In a 12-hour period I was stung on the bum by a scorpion, zapped on the forearm by a red wasp, and stepped barefoot in a trail of red ants.
It was kind of exhilarating, in a hurty sorta way. And it’s not like I was Indiana Jones-ing. The scorpion got me in bed, the wasp while getting the mail, and the fire ants while cooking in the kitchen.
That’s just part of living in Texas. I’ve gotten used to it now. But one of the biggest differences between Texas and every other state is the number of things that are pointy and sting-y.
Compare Iowa, for example. The arrival of spring meant you could finally shuck the overshoes and heavy coats and roll on the lawn. The grass was so soft it was like natural shag carpet. It invited spirited games of touch football, badminton, and croquet.
If you try to walk barefoot through the typical Texas yard you’ll leave a bloody trail. I’ve had to use pliers to pull out grass burrs from my scarred soles.
Pointy plants here are myriad and predatory. Besides grass burrs (which you can never eradicate) casual walkers are attacked by yucca, cat-claw, mesquite, cactus, and nettles. And that’s just
the plant kingdom. When you move to fauna, Texas critters have developed an impressive arsenal to let you know you arc encroaching on their territory.
Start with scorpions. Is there any creature better designed to inflict pain? Compact seg- mented crawlers with pincers to grasp you while that whip- like tail plunges the hooked barb into your shin and injects the poison subdermally? Add to that the fact they can slither through any crack and curl up and hide in any pile of lawn dry, and you have the perfect stealth weapon.
What could make it more le that? How about having it fl y' Say hello to the wasp family, and I don't mean Anglo-Sax ons.
I opened a truck box only to find it had become a condo for red wasps. They were not happy that I violated their homeowner's covenants and the whole clan came after me to express their displeasure.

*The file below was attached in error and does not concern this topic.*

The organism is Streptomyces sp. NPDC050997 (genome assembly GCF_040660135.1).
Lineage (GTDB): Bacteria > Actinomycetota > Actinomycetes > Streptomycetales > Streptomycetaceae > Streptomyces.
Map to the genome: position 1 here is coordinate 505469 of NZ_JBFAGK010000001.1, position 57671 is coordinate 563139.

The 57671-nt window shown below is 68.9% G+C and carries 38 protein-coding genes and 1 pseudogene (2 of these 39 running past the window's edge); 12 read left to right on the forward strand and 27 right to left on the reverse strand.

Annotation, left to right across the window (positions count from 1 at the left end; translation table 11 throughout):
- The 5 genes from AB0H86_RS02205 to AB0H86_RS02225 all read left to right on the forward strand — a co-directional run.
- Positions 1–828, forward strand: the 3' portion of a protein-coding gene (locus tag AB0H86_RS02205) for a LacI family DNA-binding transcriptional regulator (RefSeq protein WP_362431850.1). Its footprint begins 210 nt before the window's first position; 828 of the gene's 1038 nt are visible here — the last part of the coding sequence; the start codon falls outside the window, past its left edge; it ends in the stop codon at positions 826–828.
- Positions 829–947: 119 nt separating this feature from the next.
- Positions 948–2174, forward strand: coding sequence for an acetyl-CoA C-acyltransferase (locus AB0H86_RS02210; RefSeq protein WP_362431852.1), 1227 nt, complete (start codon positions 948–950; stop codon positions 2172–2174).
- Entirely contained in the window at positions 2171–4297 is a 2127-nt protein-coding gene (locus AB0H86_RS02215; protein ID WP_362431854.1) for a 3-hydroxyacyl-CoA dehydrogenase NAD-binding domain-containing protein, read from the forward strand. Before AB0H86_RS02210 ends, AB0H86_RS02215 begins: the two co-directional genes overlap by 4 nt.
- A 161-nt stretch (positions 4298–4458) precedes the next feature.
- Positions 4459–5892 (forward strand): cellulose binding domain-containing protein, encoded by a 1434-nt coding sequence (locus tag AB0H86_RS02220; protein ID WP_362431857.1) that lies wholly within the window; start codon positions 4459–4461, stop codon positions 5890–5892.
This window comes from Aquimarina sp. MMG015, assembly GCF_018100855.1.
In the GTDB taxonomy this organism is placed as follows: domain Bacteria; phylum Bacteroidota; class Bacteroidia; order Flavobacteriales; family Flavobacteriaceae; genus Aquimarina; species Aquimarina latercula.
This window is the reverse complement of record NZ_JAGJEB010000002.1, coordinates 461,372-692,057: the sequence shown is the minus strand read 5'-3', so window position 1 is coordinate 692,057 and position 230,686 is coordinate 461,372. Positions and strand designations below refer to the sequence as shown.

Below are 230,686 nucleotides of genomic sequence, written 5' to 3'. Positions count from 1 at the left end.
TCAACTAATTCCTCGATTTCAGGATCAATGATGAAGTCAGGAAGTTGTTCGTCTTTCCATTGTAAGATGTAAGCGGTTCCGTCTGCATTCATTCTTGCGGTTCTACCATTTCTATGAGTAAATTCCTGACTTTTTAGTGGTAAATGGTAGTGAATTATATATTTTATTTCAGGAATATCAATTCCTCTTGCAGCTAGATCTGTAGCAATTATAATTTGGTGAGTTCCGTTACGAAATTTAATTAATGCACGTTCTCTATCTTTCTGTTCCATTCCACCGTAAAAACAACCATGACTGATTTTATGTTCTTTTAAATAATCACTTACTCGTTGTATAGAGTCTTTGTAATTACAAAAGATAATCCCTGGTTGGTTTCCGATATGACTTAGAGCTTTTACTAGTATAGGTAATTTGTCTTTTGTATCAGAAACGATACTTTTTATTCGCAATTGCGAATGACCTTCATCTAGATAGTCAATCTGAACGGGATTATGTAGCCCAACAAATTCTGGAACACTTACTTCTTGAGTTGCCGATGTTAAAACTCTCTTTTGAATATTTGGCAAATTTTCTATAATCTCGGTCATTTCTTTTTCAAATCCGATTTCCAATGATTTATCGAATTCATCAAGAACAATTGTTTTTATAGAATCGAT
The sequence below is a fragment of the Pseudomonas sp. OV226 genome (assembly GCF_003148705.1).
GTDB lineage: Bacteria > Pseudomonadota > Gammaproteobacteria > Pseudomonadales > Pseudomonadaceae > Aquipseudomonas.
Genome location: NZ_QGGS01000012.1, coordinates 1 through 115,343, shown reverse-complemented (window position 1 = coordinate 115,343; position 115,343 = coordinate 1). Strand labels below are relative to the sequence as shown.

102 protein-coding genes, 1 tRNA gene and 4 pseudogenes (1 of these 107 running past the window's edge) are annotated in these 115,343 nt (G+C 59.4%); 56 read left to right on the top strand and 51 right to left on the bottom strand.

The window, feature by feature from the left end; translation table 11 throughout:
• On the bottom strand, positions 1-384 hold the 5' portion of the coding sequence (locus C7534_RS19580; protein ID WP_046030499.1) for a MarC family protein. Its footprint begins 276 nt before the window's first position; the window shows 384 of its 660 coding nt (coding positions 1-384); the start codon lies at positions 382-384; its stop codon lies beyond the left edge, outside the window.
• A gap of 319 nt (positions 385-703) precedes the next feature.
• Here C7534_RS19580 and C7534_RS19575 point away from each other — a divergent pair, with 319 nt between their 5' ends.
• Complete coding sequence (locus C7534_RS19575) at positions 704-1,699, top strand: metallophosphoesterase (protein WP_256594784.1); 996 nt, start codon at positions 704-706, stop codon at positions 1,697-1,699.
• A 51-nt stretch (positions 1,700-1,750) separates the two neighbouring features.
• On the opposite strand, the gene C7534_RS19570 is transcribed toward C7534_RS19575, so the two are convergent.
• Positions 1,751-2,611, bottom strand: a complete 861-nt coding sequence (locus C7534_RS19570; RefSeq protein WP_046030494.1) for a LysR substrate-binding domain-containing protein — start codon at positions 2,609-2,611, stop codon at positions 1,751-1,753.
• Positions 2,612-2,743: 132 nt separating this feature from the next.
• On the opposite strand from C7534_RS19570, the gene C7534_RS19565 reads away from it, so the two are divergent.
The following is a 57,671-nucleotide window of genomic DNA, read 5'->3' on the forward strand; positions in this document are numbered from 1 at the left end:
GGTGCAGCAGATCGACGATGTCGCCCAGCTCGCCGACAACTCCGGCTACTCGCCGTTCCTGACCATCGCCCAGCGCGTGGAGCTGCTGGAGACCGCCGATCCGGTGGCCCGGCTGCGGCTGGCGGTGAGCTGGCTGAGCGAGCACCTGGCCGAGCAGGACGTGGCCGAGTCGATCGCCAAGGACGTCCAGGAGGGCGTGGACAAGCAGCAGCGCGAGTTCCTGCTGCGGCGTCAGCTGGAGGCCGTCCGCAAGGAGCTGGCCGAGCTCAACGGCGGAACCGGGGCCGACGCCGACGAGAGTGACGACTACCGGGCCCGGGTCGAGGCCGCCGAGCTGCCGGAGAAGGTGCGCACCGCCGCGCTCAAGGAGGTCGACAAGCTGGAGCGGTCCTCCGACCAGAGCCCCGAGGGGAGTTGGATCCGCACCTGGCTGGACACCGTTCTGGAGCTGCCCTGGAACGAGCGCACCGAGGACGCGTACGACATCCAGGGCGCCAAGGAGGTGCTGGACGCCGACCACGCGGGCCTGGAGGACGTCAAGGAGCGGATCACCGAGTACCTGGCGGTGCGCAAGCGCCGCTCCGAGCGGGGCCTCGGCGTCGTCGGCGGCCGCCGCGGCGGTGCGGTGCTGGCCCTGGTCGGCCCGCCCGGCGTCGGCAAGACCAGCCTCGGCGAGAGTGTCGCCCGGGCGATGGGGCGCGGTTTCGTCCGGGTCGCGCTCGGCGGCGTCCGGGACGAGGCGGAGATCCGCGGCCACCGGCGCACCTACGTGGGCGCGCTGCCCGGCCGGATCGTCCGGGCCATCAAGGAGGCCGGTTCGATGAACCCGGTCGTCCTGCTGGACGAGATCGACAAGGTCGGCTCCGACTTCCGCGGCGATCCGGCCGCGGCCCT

A few years back I decided to keep bees. Yes, bees sting. But I had the bee suit, and the smoker to calm them, and I read a book once. I'll feed and keep you, hive denizens, then I'11 harvest and enjoy your de- li.cious honey.
Not Texas bees. They tend to fraternize with their African- ized cousins, breeding swarms of Killer Bees,
One day I opened up a com- promised hive and was liter- ally covered in bees, all trying to kill me. Even though I wore a head-to-toe bee suit, the avenging critters were squeez- ing in the tops of my boots and stinging through the fabric. I had to jump in my trusty red van and drive down the road, so in at intervals to et ou tand brush them off. After three miles I still carried a thousand angry hitchhikers live six x For creatures that only live weeks, they have tb pers th istent dd memoy. t that ac ie off, they waited daily to greet nle at my front door.
I decided store honey tastes
just as good.
d you Moving the up blthe ack food chain, the brown recluse, and the rattlesnake. At least it has the decency to alert you before it kills you.
Longhorns advertise then pO1I1t111CSS in their name. Back in Iowa, our cattle are polled. In "Texas, even the toads have horns.
Grant Vood had it right. He paiutecl Midwestern hills and trees that appear voluptuous. I believe he added the pitchfork to American Gothie just to try his hand at painting some- thing that wasn't smooth and round.
I'm not complaining. Agari- tas taste sweeter when you lacerate your forearms har- vesting the berries. There is something exhilarating about getting injected with a cock- tail of insect venoms. You nev- er feel alive until you've nearly been killed.
But I've conic to a conclu- sion: you have to be sharp to survive in Texas.
Phil Houseal is a writer and owner of Full House PR, www
Contact ns him net at phil®fullhouse-